Switch to New Process Layout

Methods to switch to the target process's memory layout (CR3)

Please do not use this method until further notice.

HyperDbg has a design caveat of not relying on GUEST_CR3 after the meltdown patch so we'll ignore modifying cr3 on the debugger vmx-root side.

A patch to solve this problem is available but as it's an essential functionality in HyperDbg, we leave it for future versions with more tests.

When you want to switch to a new process using the '.process' command, sometimes Windows will not load the target process in the running stage of Windows. Thus, it won't break again, and you won't end up in the target process.

This is since Windows might halt or suspend the process or threads of the target process are in a waiting state. So, Windows won't assign a CPU time slice to these processes.

In these cases, we can attach to the memory layout of these processes without switching to them.

For this purpose, we use the .process list command to find the Directory Base or Kernel Cr3 of these processes.

2: kHyperDbg> .process list
PROCESS ffff948cba05f040
        Process Id: 0004        DirBase (Kernel Cr3): 00000000001aa002  Image: System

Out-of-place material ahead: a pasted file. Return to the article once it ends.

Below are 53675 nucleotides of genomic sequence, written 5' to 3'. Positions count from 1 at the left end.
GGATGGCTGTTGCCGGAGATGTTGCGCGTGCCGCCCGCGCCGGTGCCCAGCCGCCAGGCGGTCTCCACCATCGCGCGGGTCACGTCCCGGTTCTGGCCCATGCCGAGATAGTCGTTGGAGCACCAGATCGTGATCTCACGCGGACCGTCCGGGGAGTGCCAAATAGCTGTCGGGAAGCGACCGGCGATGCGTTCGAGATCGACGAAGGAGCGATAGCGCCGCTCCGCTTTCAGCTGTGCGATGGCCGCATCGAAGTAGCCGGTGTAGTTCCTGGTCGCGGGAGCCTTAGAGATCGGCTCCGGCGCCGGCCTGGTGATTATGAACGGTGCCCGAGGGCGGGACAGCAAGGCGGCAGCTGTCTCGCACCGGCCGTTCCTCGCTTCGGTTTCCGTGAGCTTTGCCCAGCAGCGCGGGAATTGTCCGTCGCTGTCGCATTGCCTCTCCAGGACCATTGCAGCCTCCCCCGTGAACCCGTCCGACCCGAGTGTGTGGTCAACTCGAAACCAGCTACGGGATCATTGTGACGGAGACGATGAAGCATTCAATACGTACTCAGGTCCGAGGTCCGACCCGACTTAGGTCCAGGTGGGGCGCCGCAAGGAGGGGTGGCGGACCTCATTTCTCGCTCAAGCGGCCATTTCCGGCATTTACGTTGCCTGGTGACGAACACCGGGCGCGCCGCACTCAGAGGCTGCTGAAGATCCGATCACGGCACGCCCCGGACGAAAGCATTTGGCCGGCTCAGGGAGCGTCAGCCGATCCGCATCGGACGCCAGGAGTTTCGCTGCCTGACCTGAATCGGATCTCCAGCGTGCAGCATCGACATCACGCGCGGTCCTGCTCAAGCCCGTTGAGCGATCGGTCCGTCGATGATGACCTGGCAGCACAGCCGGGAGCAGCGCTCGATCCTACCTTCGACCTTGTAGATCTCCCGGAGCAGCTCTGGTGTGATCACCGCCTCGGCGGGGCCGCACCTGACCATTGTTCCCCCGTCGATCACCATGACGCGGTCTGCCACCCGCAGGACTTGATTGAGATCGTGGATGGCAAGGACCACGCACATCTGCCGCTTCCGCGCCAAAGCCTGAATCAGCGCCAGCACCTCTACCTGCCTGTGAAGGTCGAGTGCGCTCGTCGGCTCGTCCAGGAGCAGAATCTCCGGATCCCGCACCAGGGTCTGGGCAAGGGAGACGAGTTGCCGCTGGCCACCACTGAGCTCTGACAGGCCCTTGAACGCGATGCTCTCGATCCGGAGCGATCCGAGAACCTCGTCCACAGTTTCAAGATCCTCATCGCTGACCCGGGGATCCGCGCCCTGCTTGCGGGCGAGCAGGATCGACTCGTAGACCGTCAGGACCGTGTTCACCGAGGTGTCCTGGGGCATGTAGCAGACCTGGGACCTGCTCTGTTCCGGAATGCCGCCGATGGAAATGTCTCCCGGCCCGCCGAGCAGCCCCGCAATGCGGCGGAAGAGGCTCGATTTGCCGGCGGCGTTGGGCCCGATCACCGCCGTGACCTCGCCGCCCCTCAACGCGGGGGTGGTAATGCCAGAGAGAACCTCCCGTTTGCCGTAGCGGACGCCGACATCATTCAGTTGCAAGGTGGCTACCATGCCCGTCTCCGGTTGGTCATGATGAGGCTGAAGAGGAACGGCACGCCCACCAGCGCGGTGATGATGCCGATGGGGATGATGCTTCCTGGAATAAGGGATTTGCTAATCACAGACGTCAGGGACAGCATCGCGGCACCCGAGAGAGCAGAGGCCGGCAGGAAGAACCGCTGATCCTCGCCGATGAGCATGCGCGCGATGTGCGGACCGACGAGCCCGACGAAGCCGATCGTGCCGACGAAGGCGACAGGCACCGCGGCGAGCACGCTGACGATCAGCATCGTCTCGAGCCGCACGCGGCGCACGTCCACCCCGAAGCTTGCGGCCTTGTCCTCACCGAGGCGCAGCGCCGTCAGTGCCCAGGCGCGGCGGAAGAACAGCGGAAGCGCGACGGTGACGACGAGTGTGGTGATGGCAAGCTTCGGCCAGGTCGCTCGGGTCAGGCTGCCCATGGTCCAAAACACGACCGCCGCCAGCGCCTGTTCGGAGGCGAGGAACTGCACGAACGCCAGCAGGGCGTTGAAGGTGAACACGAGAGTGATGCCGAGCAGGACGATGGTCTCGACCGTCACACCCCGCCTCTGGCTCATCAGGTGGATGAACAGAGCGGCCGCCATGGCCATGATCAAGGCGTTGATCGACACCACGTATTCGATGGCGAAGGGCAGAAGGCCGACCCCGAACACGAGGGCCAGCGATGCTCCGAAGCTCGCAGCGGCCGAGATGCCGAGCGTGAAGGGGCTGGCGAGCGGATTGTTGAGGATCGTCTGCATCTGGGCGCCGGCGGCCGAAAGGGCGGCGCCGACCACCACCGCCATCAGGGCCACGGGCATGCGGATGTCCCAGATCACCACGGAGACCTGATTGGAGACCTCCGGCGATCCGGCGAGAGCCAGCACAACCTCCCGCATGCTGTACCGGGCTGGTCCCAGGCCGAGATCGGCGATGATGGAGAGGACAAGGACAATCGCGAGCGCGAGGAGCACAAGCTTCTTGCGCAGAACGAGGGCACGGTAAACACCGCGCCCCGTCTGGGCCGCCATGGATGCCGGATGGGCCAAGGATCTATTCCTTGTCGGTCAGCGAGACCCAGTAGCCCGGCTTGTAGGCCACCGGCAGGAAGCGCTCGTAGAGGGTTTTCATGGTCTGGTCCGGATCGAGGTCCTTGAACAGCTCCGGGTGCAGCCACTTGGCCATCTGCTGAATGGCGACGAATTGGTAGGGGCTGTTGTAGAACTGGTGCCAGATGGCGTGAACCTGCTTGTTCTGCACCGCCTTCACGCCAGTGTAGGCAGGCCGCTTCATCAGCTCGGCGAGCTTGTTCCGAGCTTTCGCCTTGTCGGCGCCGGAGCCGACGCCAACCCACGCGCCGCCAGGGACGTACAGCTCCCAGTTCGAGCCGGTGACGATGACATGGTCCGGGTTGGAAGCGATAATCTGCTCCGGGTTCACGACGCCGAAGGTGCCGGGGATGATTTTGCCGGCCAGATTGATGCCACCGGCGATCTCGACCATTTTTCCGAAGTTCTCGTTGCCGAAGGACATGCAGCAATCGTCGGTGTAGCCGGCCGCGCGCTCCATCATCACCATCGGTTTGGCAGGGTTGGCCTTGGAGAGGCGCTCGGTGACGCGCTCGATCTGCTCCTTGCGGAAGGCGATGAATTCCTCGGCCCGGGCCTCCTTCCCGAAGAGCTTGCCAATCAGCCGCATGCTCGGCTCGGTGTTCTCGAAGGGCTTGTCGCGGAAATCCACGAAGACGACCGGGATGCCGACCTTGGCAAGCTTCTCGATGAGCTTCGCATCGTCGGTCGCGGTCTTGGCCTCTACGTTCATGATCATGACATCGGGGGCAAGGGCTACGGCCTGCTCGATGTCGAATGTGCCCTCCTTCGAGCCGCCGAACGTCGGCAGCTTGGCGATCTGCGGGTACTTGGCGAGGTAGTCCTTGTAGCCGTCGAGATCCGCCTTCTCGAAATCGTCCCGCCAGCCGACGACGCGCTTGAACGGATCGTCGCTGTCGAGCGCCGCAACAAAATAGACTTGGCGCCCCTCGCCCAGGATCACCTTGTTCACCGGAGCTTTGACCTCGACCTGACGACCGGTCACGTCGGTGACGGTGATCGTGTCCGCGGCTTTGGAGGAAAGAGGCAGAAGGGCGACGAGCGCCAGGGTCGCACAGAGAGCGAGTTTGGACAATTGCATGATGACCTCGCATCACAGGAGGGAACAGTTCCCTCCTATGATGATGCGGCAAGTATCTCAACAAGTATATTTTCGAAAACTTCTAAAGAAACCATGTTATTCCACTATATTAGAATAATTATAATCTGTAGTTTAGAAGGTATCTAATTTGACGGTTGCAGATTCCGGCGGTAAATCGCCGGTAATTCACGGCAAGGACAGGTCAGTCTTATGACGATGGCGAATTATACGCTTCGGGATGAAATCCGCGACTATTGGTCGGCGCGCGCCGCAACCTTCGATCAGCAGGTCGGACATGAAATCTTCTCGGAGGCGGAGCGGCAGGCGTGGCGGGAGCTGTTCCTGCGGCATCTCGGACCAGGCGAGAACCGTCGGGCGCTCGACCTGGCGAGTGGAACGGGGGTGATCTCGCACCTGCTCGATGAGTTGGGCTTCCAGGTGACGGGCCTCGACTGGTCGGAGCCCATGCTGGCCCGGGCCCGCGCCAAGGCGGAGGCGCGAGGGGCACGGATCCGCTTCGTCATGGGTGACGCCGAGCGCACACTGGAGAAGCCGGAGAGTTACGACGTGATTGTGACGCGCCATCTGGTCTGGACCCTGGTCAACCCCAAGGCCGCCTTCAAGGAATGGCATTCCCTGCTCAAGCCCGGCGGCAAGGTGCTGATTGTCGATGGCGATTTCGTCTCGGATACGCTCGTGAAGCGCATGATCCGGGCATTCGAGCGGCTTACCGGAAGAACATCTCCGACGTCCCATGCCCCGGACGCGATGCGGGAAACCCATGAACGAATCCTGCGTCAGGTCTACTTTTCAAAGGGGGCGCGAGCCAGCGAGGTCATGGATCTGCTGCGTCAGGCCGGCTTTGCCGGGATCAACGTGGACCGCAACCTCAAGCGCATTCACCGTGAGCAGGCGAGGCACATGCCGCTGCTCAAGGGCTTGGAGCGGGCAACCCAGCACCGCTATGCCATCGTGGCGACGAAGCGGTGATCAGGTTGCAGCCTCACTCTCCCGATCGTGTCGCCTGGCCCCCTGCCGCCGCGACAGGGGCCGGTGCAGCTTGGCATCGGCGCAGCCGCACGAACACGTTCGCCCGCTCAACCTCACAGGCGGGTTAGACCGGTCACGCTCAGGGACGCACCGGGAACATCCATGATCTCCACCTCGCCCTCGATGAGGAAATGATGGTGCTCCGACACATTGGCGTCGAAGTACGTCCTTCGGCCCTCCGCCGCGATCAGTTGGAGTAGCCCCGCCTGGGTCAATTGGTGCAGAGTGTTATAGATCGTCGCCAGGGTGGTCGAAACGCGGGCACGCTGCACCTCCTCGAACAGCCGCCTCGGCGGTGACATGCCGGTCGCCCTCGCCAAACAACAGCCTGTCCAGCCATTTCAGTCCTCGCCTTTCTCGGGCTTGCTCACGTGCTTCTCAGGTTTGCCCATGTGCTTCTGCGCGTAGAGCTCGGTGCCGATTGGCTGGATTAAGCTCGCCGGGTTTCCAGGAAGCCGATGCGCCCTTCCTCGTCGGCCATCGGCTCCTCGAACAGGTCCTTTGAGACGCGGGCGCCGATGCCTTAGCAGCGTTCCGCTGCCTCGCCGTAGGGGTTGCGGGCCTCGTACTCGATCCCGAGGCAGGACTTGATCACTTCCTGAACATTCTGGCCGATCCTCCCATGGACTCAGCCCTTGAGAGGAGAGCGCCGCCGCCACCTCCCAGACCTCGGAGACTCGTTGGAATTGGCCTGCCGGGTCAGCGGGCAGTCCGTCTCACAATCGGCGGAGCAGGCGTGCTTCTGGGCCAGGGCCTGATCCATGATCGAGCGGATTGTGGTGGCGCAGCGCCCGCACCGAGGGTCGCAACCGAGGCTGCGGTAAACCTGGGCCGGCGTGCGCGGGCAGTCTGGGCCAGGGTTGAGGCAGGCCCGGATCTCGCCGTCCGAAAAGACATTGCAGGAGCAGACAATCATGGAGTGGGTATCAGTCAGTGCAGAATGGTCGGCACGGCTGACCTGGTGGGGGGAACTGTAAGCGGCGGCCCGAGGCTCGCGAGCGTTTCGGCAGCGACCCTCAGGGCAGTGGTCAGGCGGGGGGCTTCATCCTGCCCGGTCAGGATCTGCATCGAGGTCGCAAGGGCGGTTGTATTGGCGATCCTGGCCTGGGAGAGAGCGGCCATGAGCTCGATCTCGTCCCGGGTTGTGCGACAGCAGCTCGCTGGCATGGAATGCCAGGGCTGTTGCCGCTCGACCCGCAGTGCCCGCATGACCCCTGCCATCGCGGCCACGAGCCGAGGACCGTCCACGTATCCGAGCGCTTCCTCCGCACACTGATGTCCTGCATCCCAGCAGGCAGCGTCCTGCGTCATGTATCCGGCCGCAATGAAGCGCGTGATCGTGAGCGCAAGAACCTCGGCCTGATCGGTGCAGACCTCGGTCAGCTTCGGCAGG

PROCESS ffff948cba0eb080
        Process Id: 006c        DirBase (Kernel Cr3): 0000000000263002  Image: Registry


PROCESS ffff948cbd8ba2c0
        Process Id: 03e8        DirBase (Kernel Cr3): 000000020e98e002  Image: svchost.exe

We find our target process. As you can see in the above example, our target process is svchost.exe, and the process Id is 3e8.

Now, we can switch to the target process using the 'r' command. We'll change the current CR3 register to the target processes' DirBase (Kernel Cr3), which is 20e98e002 in this case.

2: kHyperDbg> r cr3=20e98e002

Done! Now we're in the memory layout of the target process, and whatever script or command you use is applied to the target process memory.

Note that we didn't switch to the target process, and if you query for $pid you'll see the $pid of the wrong process, but in reality, we're in the target process memory.

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